Before he entered the Navy, Dad was still borrowing trucks to help out neighborhood residents. They never forgot him.

With a 'baby' brother of one of his childhood friends. My father's family was odd in that there were only three children.

 My Dad never forgot the suffering he had seen  his  friends endure.  No matter what country he was in, he was always helping the kids he ran into, whether it was a little girl trying to sell paper flowers for the sailors to send home to their 'sweethearts', or a little boy shining shoes.

  Dairy products provided by this man...

Uncle Joe

My mother not only loved conspiracies, she loved a juicy scandal. She used to sigh and say that since Uncle Joe left this earth, nothing really interesting ever happened.  Uncle Joe had come from Ireland as well, and instead of following his family to Vermont, stayed in New Hampshire where he would build a large dairy farm and become extremely successful.   So successful in fact, he hired a Swedish maid to work for his wife.  You know where this is going.  One fine day Uncle Joe's wife would arrive home from her visit to relatives in the city to find Uncle Joe in the sack with the maid.  The wife stomped out, went back to the city, and was hit by a truck there, where she died.  Uncle Joe married the maid.   My mother simply adored the maid, who would entertain for hours with stories of the mountains in which she grew up.  Years later Uncle Joe died, the maid sold everything, packed up and returned to Sweden.  Broke my mother's heart to see her go, but she visited when she was in Sweden, and they wrote to each other until the maid died.

My Dad's father, straight off the boat Irish, had an alcohol problem.  Shortly after one of the national magazines of the day (LIFE or LOOK, one of the photo mags) showed up to do a story on him, he went over the edge.  They featured him as an American Success Story, put his photo on the cover, and as the sterilized version story goes, he promptly fell off his truck, hit his head, and was 'never the same.'  He allegedly went back to Ireland to drink himself to death.   My father joined the Navy and started sending money home to his mother.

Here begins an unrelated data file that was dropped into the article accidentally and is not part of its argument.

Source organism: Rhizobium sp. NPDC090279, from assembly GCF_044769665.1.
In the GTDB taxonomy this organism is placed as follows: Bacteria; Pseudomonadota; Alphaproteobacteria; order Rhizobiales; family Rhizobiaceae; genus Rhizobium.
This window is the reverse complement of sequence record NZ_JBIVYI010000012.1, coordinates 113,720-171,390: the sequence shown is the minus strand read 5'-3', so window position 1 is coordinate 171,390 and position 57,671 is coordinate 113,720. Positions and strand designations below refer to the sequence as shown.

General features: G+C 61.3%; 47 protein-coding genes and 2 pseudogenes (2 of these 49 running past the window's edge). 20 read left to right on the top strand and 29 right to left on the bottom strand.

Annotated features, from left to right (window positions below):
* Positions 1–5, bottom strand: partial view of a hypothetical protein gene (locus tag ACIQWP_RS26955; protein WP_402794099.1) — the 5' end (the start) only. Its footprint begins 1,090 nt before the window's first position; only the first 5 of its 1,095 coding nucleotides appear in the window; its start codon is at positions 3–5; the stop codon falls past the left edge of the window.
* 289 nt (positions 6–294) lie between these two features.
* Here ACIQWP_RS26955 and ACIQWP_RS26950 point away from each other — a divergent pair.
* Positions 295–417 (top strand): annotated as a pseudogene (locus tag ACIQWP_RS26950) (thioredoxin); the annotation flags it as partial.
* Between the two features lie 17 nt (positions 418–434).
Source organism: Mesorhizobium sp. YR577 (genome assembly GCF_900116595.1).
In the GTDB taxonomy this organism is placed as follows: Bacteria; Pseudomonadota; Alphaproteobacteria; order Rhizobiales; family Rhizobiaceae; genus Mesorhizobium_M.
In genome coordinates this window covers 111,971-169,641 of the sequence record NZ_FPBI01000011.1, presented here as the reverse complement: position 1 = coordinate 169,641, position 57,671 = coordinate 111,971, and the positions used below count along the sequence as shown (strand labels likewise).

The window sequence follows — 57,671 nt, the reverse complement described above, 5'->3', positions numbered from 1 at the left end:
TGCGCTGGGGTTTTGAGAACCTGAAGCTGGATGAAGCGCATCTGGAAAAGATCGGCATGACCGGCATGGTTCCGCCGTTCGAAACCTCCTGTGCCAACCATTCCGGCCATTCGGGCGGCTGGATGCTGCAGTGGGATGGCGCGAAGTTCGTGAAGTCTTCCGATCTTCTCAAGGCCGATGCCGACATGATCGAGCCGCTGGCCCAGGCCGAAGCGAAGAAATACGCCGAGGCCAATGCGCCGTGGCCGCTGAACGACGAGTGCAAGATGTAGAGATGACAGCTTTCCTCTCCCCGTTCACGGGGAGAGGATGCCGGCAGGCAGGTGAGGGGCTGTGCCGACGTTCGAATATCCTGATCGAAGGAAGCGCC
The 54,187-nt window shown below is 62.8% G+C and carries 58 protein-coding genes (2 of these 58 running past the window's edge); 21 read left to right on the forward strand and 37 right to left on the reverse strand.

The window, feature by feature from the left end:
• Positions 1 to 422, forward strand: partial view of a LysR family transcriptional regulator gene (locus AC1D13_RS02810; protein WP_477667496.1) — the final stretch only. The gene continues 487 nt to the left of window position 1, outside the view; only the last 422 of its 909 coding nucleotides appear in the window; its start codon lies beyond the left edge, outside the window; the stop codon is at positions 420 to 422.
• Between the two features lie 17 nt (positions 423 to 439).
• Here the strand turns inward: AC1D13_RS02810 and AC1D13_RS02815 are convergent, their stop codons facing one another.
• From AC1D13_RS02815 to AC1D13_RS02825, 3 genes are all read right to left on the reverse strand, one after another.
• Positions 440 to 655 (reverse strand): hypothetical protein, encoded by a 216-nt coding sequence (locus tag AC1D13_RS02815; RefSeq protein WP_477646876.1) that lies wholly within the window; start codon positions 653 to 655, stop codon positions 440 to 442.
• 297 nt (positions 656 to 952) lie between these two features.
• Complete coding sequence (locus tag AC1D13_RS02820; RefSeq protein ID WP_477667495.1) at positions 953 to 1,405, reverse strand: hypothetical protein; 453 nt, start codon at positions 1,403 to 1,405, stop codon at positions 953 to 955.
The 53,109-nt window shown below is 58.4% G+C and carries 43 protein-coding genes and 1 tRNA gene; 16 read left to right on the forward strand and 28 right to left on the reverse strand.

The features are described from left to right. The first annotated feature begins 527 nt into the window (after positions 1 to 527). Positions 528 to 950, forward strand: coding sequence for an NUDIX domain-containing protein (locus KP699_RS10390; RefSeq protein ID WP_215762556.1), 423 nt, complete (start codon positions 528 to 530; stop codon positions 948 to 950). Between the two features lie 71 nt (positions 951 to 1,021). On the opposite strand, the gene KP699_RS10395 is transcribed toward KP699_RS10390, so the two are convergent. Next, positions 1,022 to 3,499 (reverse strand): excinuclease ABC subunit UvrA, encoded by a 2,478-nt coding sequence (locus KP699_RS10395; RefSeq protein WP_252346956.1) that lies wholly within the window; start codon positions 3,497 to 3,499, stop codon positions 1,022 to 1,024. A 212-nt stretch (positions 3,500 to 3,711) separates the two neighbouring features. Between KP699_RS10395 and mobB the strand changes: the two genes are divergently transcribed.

He met my mother while on leave one year, at the ski jump my father would drive over 50 miles to use, and my mother lived one town line away from .

Um, yuh, this is one sport neither parent was able to rope my sister nor me into trying, but they both loved it.



Somewhere in Italy

Dad sent pictures home, some taken at professional photo shops from ports all over the world,  and eventually he and my mother were married during a three day leave.

The Wedding Party

It only made sense that all my mother's friends loved my Dad.  He had been around three women who, quite simply put, never - according to my mother who was a witness - stopped talking.  Hence my father would just hang out and smile. Or outright guffaw at something one of us had done. 

When he retired from the service, coming ashore for good, my mother would discover my dad had more one-liners than Henny Youngman.  They had never been around each other enough for this to become apparent until his becoming a land-Lubber (as opposed to Land-Lover, which he never was).  This was an added bonus my mother cherished.  The sailor had a sense of humor, and when he could get a word in edgewise, he was quite funny.  He was also extremely handsome.  In a picture that has not surfaced yet, my dad is dancing with an unknown female, on the back, written in my mother's hand, is this, "THIS IS NOT YOUR MOTHER!"